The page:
I was literally thrown in a room with a few manuals and 20 broken pins. The big clue is, like anything else, practice, practice, practice. Start with something easy, like Early Bally Solid State pins. Start with very simple stuff, like changing all the lightbulbs, or replacing all the rubbers. From there, you can move on to something a little more complicated, like rebuilding the flippers, or changing a pop bumper skirt. Get more than one machine, so you get an idea of what stays the same between different machines of the same brand and era. Once you have those down solid, most of what you will learn will carry over to other pinball machines. Every brand and era is different, but they also have a lot of similarities.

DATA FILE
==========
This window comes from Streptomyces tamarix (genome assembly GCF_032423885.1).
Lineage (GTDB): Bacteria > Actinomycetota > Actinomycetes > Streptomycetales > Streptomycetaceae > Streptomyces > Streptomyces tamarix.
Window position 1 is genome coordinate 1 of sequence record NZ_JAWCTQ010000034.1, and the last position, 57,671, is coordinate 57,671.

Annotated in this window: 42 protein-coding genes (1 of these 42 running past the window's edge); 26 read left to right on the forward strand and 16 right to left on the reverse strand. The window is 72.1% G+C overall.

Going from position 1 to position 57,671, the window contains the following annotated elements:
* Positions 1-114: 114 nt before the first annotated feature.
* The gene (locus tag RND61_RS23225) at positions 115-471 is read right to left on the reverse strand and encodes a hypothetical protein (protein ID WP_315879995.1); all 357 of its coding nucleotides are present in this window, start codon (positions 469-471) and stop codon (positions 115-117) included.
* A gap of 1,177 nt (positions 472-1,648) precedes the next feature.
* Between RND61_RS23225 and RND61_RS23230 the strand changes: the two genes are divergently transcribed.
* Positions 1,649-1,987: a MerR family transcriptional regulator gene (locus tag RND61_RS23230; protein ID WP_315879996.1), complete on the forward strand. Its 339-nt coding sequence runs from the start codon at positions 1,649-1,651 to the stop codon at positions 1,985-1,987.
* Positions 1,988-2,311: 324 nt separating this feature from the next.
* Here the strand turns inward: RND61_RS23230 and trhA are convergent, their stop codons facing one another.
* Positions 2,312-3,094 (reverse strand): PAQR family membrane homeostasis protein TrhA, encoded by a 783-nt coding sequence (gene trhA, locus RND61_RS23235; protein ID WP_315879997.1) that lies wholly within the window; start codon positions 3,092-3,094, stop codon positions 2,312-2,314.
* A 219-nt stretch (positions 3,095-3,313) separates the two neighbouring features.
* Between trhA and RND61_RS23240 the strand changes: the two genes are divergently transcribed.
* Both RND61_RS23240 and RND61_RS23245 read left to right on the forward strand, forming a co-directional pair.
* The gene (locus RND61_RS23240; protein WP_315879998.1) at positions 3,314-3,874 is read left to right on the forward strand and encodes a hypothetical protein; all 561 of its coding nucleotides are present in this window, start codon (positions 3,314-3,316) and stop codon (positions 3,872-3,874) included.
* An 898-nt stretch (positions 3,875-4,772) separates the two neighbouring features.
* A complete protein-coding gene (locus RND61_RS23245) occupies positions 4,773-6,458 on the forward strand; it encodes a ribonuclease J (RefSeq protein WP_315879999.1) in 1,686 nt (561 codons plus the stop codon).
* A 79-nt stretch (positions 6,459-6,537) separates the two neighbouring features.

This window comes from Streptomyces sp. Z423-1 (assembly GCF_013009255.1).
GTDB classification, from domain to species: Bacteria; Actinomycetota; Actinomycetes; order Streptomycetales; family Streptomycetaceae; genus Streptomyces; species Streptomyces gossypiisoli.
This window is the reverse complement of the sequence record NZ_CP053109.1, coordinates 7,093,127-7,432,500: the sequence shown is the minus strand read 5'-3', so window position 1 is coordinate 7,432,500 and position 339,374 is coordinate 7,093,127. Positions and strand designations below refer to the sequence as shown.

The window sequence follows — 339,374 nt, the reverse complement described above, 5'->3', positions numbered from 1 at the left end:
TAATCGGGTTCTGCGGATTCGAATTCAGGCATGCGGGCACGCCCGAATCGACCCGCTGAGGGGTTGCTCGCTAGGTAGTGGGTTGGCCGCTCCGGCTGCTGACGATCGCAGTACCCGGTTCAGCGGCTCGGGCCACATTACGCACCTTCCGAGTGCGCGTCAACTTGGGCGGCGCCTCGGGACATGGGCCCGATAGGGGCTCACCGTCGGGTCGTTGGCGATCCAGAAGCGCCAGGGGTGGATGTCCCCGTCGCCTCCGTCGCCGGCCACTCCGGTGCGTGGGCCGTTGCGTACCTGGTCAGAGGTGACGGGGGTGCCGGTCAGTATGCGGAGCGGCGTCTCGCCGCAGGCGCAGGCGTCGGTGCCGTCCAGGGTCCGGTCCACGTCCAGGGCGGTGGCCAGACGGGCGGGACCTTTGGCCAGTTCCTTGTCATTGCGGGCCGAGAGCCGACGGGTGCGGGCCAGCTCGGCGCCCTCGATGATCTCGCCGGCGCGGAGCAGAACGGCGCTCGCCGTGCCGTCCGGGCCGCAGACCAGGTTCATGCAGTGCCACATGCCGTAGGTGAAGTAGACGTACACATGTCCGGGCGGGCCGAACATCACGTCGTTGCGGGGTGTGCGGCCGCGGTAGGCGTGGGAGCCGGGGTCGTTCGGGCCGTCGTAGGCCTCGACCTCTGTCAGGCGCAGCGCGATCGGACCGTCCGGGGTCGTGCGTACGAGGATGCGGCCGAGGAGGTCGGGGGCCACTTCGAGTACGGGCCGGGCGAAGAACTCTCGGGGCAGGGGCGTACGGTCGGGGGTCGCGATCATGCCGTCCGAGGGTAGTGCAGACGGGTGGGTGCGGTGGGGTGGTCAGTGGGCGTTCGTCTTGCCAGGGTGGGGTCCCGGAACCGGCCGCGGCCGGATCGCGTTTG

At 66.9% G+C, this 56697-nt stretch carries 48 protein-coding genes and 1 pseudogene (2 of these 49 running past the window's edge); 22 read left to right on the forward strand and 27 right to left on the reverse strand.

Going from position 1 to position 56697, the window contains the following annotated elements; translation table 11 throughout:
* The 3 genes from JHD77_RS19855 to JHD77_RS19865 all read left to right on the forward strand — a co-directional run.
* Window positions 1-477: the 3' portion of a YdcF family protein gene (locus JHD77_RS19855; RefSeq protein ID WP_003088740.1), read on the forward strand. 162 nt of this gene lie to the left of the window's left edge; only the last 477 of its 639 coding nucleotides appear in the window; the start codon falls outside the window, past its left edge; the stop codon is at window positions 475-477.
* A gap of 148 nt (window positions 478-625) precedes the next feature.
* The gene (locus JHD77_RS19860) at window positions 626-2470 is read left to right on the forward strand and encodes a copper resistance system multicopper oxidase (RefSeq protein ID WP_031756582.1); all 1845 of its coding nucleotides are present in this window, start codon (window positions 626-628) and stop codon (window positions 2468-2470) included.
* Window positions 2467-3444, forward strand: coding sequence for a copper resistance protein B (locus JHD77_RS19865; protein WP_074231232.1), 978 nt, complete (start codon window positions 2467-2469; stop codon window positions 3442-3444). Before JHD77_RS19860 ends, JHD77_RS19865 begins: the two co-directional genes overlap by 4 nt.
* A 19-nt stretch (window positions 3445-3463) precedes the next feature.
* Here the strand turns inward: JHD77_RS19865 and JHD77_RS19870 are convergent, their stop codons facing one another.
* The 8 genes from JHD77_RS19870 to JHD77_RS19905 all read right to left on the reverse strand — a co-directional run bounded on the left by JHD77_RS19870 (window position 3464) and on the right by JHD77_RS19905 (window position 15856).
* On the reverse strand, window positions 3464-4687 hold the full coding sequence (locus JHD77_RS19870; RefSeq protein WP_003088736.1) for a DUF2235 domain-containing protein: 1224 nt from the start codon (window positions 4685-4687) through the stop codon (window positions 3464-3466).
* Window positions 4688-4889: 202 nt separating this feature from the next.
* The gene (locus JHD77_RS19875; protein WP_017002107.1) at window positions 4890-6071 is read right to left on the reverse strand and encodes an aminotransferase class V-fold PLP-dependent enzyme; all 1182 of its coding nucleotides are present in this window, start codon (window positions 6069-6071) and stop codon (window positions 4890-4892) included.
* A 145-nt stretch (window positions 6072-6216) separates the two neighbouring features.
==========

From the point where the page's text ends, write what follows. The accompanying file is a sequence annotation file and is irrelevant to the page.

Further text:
You will make mistakes. You will blow fuses. You will probably set something on fire. It's cool. It's part of learning.